This Website Uses AI to Transform Any Picture into a 15th-Century Portrait

AI Portraits of Keanu Reeves

Keanu Reeves. (Photos: Stock Photos from Featureflash Photo Agency/Shutterstock (left) and AI Portraits (right))

With the internet buzzing about the viral FaceApp, which uses AI to predict how anyone will look in 30 years, there's another service that will transform you into a work of art. If you've ever dreamed of how your portrait would look if it were painted by one of the great masters, this app is for you. AI Portraits uses information from over 45,000 15th-century masterpieces to help “paint” the portrait of any photo that's uploaded.

While there are plenty of apps and filters that promise to make your photo into a work of art, AI Portraits distinguishes itself with its GAN models. Many services use style transfers that alter colors, but leave the facial lines untouched. AI Portraits actually determines the best style for the portrait by analyzing the features and the background. This makes for completely unique and artful 4K portraits done in the style of the Old Masters.

The service was developed and created by MIT-IBM Watson AI Lab’s Mauro Martino, Emanuele Del Sozzo, and Owen Cornec, as well as Luca Stornaiuolo from Politecnico di Milano and Liza Gazeeva. The team focused on 15th-century portraiture as it was a period in art history when realistic depictions of individuals emerged. Interestingly, they point out that portraits of smiling or laughing individuals were rare and so encourage modern users to experiment and see what results occur when uploading these types of images.

Lady Gaga as a Classical Portrait

Lady Gaga. (Photos: Stock Photos from Andrea Raffin/Shutterstock (left) and AI Portraits (right))

“Portrait masters rarely paint smiling people because smiles and laughter were commonly associated with a more comic aspect of genre painting, and because the display of such an overt expression as smiling can seem to distort the face of the sitter,” they write. “This inability of artificial intelligence to reproduce our smiles is teaching us something about the history of art.”

For those who are concerned about the privacy and safety issues that have come up in regards to FaceApp, the creators of AI Portrait are putting users at ease. “Your photos are sent to our servers to generate portraits,” states their privacy policy. “We won’t use data from your photos for any other purpose and we'll immediately delete them.”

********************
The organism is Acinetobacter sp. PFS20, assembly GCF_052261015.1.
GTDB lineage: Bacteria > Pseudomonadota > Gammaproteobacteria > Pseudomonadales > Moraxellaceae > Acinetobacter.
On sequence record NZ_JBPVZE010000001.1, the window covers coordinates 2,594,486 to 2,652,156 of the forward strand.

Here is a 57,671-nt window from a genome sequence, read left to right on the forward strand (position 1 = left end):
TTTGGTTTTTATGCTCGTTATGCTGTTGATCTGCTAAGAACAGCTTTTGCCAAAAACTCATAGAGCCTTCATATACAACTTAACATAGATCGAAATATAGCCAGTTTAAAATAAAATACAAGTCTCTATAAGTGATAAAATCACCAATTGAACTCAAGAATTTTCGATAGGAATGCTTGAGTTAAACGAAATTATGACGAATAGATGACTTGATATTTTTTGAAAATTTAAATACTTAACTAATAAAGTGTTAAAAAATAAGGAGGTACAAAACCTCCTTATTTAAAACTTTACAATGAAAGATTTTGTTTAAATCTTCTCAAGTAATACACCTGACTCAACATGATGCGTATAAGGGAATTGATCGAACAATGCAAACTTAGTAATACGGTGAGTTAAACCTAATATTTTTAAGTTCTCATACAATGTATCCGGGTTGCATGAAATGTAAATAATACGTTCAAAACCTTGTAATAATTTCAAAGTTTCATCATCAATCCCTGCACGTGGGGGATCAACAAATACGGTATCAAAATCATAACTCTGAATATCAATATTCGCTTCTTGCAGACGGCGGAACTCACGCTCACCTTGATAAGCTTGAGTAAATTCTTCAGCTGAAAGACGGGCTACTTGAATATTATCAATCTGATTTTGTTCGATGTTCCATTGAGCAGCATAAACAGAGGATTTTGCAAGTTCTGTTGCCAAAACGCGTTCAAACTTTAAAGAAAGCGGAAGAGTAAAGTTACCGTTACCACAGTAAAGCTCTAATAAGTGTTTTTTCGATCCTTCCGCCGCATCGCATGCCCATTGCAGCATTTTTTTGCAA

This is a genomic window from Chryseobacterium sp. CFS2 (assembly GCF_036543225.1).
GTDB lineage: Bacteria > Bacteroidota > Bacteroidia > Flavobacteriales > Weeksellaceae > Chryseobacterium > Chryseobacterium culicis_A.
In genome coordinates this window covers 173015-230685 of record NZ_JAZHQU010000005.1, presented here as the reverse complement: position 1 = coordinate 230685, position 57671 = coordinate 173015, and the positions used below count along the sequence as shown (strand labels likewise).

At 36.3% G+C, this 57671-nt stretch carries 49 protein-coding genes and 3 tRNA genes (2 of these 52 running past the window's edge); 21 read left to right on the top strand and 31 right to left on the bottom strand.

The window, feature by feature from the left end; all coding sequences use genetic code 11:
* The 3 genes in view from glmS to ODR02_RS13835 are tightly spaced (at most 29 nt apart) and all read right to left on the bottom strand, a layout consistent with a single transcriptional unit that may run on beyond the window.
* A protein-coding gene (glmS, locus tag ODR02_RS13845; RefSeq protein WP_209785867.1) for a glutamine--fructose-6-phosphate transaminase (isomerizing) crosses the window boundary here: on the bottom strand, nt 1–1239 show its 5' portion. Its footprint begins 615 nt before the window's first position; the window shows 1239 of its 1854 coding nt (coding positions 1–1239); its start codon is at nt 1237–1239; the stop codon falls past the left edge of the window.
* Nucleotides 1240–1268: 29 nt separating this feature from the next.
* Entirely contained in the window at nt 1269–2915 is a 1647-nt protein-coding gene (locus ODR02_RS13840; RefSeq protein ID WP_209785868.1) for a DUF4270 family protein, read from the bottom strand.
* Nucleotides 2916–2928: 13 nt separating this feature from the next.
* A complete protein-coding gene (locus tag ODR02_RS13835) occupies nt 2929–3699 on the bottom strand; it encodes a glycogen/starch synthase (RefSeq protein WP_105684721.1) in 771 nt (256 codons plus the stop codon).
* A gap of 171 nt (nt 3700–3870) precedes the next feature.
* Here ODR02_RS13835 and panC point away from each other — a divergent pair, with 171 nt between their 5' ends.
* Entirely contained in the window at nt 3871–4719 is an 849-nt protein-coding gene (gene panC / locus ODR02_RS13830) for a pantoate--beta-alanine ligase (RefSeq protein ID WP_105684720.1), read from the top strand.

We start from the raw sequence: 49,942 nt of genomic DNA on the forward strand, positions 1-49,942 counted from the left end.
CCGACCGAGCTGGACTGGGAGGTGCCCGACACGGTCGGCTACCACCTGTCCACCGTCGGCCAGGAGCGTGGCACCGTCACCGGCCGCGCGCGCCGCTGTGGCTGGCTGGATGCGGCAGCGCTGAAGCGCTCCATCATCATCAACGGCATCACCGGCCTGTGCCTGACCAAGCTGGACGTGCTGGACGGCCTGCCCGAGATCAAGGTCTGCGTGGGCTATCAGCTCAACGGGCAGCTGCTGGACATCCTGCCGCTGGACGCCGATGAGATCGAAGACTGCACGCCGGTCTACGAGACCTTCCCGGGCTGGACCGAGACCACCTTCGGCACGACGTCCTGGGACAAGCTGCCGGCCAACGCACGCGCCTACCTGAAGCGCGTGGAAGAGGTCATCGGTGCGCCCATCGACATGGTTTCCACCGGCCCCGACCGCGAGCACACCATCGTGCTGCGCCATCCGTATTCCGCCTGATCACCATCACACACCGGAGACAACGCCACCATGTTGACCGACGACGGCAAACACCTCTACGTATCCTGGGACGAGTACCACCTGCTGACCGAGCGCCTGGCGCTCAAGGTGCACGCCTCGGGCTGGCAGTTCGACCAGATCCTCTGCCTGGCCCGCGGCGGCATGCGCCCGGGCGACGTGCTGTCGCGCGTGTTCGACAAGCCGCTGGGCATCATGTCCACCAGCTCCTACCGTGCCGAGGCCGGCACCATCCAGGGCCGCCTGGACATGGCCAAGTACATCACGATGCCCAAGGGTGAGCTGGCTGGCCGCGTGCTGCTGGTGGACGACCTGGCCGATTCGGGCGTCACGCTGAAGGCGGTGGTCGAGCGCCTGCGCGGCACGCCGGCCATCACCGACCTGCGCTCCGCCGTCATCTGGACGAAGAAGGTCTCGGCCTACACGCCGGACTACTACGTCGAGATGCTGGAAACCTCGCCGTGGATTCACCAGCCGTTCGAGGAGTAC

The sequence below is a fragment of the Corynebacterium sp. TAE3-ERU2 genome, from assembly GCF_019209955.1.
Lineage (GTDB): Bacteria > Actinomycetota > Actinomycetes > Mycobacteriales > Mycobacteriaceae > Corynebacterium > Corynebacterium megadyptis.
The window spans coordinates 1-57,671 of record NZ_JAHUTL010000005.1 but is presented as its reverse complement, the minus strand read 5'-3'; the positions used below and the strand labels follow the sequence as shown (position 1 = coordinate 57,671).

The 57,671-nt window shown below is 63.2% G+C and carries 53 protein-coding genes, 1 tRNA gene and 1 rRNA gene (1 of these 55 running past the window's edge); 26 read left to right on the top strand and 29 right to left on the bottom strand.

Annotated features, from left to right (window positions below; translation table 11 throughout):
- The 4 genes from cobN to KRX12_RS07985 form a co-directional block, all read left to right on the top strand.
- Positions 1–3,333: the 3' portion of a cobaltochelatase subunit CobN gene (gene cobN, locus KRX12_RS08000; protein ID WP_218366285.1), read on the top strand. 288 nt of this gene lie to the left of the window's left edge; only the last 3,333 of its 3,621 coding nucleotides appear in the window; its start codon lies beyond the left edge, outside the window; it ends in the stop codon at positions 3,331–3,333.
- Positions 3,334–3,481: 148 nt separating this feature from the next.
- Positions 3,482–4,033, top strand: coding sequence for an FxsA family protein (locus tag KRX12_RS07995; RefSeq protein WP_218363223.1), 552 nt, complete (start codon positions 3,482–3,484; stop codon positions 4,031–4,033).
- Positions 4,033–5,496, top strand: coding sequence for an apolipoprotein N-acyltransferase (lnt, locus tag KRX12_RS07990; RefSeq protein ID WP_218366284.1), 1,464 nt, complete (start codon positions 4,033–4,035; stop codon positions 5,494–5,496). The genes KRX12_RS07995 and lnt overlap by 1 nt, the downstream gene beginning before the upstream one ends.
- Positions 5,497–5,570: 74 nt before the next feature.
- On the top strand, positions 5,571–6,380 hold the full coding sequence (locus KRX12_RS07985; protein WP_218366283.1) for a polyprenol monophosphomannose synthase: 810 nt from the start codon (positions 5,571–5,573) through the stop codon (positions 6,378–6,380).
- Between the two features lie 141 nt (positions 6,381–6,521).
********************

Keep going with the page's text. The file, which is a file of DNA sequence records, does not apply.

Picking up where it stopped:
So with that, feel free to upload away and see how you'd look as a classical portrait.

AI Portraits is a website that uses artificial intelligence to transform photos of anyone into a classical 15th-century portrait. Take a look at what some of today's biggest celebrities look like.



AI Portraits of Beyoncé

Photos: Stock Photos from DFree/Shutterstock (left) and AI Portraits (right)


Tom Cruise

AI Portraits Website

Photo: Dick Thomas Johnson from Tokyo, Japan [CC BY 2.0], via Wikimedia Commons (left) and AI Portraits (right)

Kit Harington

AI Portraits Website

Photos: Sachyn [CC BY-SA 3.0], via Wikimedia Commons (left) and AI Portraits (right)

Kim Kardashian

Kim Kardashian Using AI Portraits

Photos: Stock Photos from J Stone/Shutterstock (left) and AI Portraits (right)


Dwayne “The Rock” Johnson

AI Portraits The Rock

Photos: Eva Rinaldi [CC BY-SA 2.0], via Wikimedia Commons (left) and AI Portraits (right)

AI Portraits: Website
h/t: [Design Taxi]

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Jessica Stewart

Jessica Stewart is a Staff Editor and Digital Media Specialist for My Modern Met, as well as a curator and art historian. Since 2020, she is also one of the co-hosts of the My Modern Met Top Artist Podcast. She earned her MA in Renaissance Studies from University College London and now lives in Rome, Italy. She cultivated expertise in street art which led to the purchase of her photographic archive by the Treccani Italian Encyclopedia in 2014. When she’s not spending time with her three dogs, she also manages the studio of a successful street artist. In 2013, she authored the book 'Street Art Stories Roma' and most recently contributed to 'Crossroads: A Glimpse Into the Life of Alice Pasquini'. You can follow her adventures online at @romephotoblog.
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